There’s no question that cybersecurity jargon can be hard to understand. A lot of the terminology is unique and focuses on various topics. To make your guides easy to digest, you must know your audience and include only the necessary information. Additionally, the design determines how well your guide is retained.
Like the wooden horse the Greeks used to circumvent the city of Troy, a Trojan Horse is a software program that claims to have useful functionality but carries a hidden payload. These payloads can be malicious and use the application’s functionality to bypass security perimeters and mechanisms. A man-in-the-middle attack involves inserting oneself into a private conversation between two parties while controlling or manipulating the dialogue. This can be done via eavesdropping, for example. A SOAR (Security Operation and Response) system enables businesses/entities to automate threat responses. This reduces time to resolution and allows for faster escalation through automated investigations and decision-making. It can also detect abnormal behavior and monitor malware and other suspicious activity. An example of a SOAR system is the RSA Cybersecurity Operations Center.
One of the common cybersecurity terms is the attack vector, the paths through which cybercriminals gain unauthorized access to your systems, servers and networked devices. They can range from malware and phishing attacks to brute-force password hacking, compromised credentials or man-in-the-middle attacks.
Cybercriminals leverage attack vectors to wreak havoc on businesses, steal data and technology, and extort ransom payments. Their motivations vary, from disgruntled former employees to malicious hackers and even terrorists or hacktivists.
An example of an attack vector is SQL injection, which exploits a vulnerability in Structured Query Language (SQL), which enables communication with databases. Hackers use this attack vector to hijack servers and expose confidential information. They can also use it to create a botnet that sends phishing emails or mines cryptocurrency. This demonstrates why you must ensure your software and hardware are secure against all attack vectors.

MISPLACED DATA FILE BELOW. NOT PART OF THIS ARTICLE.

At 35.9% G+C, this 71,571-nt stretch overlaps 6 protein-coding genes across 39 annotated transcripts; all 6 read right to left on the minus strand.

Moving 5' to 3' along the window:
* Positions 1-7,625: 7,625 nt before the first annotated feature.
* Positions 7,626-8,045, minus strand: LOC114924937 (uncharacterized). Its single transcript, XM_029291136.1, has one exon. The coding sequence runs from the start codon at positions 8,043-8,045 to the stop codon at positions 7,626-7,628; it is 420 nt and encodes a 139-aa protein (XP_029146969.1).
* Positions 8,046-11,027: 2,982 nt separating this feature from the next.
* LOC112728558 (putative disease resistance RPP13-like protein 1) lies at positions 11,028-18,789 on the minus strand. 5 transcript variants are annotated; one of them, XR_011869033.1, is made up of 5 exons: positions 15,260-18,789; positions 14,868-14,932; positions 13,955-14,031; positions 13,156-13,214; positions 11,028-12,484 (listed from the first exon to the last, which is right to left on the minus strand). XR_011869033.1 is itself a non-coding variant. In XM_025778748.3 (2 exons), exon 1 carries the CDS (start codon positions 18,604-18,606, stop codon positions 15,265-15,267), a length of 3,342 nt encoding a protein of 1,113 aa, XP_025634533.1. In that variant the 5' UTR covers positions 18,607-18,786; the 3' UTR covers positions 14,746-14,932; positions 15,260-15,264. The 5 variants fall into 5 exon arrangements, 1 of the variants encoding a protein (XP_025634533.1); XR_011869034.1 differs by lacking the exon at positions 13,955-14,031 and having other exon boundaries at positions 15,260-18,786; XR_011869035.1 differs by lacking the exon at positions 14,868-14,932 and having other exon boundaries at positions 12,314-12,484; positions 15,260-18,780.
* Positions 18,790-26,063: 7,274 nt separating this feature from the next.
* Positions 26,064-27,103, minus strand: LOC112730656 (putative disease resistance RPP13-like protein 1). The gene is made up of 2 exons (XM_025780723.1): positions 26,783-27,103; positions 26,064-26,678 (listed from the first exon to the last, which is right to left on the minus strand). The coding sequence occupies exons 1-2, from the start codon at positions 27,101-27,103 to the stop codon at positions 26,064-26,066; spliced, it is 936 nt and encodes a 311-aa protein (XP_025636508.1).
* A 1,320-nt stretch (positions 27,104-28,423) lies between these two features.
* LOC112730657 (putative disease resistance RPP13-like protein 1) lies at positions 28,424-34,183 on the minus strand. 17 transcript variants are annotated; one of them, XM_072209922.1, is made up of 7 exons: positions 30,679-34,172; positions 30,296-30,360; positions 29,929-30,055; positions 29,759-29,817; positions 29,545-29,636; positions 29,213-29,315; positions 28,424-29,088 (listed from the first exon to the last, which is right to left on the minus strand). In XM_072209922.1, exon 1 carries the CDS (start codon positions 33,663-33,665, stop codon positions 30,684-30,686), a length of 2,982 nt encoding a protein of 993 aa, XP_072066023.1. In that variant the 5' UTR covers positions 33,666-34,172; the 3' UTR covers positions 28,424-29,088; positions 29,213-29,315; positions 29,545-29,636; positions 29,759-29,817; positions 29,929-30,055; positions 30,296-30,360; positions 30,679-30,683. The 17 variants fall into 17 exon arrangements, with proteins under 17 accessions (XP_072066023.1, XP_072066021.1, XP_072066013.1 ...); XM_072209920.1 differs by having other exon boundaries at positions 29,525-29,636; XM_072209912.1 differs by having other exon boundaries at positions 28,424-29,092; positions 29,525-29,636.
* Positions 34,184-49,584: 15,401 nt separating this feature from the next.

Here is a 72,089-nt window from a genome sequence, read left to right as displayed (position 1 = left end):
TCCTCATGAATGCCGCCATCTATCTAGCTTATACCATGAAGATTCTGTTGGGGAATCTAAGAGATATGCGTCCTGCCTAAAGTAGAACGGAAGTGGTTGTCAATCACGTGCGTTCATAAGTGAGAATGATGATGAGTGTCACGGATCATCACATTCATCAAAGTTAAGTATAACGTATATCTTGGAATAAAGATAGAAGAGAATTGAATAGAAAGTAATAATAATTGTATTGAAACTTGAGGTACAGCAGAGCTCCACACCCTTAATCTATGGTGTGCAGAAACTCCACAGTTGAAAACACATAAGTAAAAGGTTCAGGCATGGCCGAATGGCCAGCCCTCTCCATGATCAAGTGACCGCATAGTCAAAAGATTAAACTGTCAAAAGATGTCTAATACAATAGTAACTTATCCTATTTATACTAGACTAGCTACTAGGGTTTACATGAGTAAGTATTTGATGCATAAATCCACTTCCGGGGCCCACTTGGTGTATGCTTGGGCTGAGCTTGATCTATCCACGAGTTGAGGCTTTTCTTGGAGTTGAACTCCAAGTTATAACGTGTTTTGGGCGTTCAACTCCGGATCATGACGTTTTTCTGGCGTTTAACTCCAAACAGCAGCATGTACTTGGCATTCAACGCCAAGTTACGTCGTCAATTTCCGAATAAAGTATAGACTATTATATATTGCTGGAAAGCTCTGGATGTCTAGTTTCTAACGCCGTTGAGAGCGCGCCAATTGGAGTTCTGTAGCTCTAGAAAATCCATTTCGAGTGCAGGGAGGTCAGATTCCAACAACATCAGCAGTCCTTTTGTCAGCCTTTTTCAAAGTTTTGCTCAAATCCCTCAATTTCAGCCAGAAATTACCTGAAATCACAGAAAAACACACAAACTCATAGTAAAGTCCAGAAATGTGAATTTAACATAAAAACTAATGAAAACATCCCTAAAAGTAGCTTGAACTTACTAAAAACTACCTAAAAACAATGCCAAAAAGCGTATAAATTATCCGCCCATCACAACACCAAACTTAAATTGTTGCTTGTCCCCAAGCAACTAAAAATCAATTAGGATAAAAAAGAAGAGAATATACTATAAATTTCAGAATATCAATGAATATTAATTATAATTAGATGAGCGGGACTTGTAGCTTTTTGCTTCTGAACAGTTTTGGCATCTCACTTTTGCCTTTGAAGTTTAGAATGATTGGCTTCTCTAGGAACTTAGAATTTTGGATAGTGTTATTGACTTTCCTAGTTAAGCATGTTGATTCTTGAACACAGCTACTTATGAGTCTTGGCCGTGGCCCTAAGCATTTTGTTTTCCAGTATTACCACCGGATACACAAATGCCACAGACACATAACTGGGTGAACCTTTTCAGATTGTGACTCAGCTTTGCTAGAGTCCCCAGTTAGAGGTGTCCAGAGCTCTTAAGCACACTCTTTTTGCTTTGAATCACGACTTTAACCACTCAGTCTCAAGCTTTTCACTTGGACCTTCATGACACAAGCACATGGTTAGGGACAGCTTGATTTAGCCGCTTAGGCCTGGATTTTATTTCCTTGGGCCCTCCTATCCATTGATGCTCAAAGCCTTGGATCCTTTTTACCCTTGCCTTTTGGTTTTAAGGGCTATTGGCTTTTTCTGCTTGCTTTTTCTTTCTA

Authenticators are the physical or digital means users use to demonstrate their identity. They consist of personal factors, or tokens, that allow a party to verify a user’s claimed identity. Federal agencies must validate their authentication solutions through NIST SP 800-63-3 guidelines to ensure they can resist various exploits and other attacks. However, many authenticators need to meet the requirements of these guidelines, which may create vulnerabilities in an organization’s security posture. For example, Mitiga reported that Microsoft’s Authenticator app does not require a second form of authentication and allows administrative users to elevate their non-admin accounts into admin rights.
Backdoors are hackers’ secret entrances to access devices, networks and software applications. They allow threat actors to bypass security measures and gain high-level user access, steal data or install malware.
Cybercriminals typically create backdoors from malicious programs such as remote access trojans, cryptojackers, spyware and worms. However, hardware and software manufacturers can also build them into their products on purpose. For example, the NSA has incorporated backdoors into the firmware and other hardware components to intercept network communications for foreign intelligence purposes.
Software developers often create backdoor accounts to quickly move in and out of applications as they code and test them. Unfortunately, these backdoors aren’t always removed and can be used by nefarious actors to exploit vulnerabilities.
A botnet is a group of internet-connected devices (personal computers, servers, mobile phones and Internet of Things IoT devices) infected with malware. Cybercriminals control these devices without their owners’ knowledge and use them to execute different kinds of cyber attacks.
They can use a botnet to send spam emails, engage in click fraud campaigns or generate malicious traffic for distributed denial-of-service attacks. They can also be used to mine cryptocurrency or boost views of a website or advertisement. Botnet is a portmanteau of “robot” and “network.” Traditional bot programs are controlled by centralized command and control servers, while newer ones use peer-to-peer (P2P) networks to avoid detection. Disrupting these servers can dismantle the botnet and stop its activities.
Cryptography is a cybersecurity practice that uses algorithms, engineering, and mathematics to create complex codes that hide the meaning of a message. This allows for information to be sent over the internet without the risk of being read by unauthorized parties. This is essential for securing information like credit card transactions, email, and web browsing.
Cybersecurity is a field that constantly evolves and can be difficult to keep up with. It also has a language that can be intimidating to those who need to be better versed in it.
Data encryption is necessary for responsible security programs, scrambling information into ciphertext that can only be decoded by authorized parties. It can encrypt static data (data stored on computers, servers and mobile devices) or dynamic data like messages in transit or social security numbers entered into an online banking system.
Different types of data require different levels of encryption; for example, large files benefit from granular encryption, while simple, structured information like account numbers and passwords is more suited to tokenization.